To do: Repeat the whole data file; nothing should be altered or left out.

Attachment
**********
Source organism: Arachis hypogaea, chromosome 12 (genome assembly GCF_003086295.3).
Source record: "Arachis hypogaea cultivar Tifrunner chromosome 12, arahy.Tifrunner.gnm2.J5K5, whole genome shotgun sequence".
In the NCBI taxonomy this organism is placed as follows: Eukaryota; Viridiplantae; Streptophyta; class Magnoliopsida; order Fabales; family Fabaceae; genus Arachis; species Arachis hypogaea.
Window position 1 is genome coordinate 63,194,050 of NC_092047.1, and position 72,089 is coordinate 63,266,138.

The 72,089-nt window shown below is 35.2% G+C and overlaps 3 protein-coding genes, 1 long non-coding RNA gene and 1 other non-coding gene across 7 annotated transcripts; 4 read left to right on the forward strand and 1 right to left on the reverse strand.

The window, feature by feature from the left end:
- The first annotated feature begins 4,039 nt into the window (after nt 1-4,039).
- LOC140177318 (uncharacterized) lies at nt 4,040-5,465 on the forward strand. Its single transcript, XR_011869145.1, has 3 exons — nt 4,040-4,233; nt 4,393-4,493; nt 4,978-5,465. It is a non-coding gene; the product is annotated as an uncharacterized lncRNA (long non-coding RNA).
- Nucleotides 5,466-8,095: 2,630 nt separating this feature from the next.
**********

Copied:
Source organism: Arachis hypogaea, chromosome 12 (genome assembly GCF_003086295.3).
Source record: "Arachis hypogaea cultivar Tifrunner chromosome 12, arahy.Tifrunner.gnm2.J5K5, whole genome shotgun sequence".
In the NCBI taxonomy this organism is placed as follows: Eukaryota; Viridiplantae; Streptophyta; class Magnoliopsida; order Fabales; family Fabaceae; genus Arachis; species Arachis hypogaea.
Window position 1 is genome coordinate 63,194,050 of NC_092047.1, and position 72,089 is coordinate 63,266,138.

The 72,089-nt window shown below is 35.2% G+C and overlaps 3 protein-coding genes, 1 long non-coding RNA gene and 1 other non-coding gene across 7 annotated transcripts; 4 read left to right on the forward strand and 1 right to left on the reverse strand.

The window, feature by feature from the left end:
- The first annotated feature begins 4,039 nt into the window (after nt 1-4,039).
- LOC140177318 (uncharacterized) lies at nt 4,040-5,465 on the forward strand. Its single transcript, XR_011869145.1, has 3 exons — nt 4,040-4,233; nt 4,393-4,493; nt 4,978-5,465. It is a non-coding gene; the product is annotated as an uncharacterized lncRNA (long non-coding RNA).
- Nucleotides 5,466-8,095: 2,630 nt separating this feature from the next.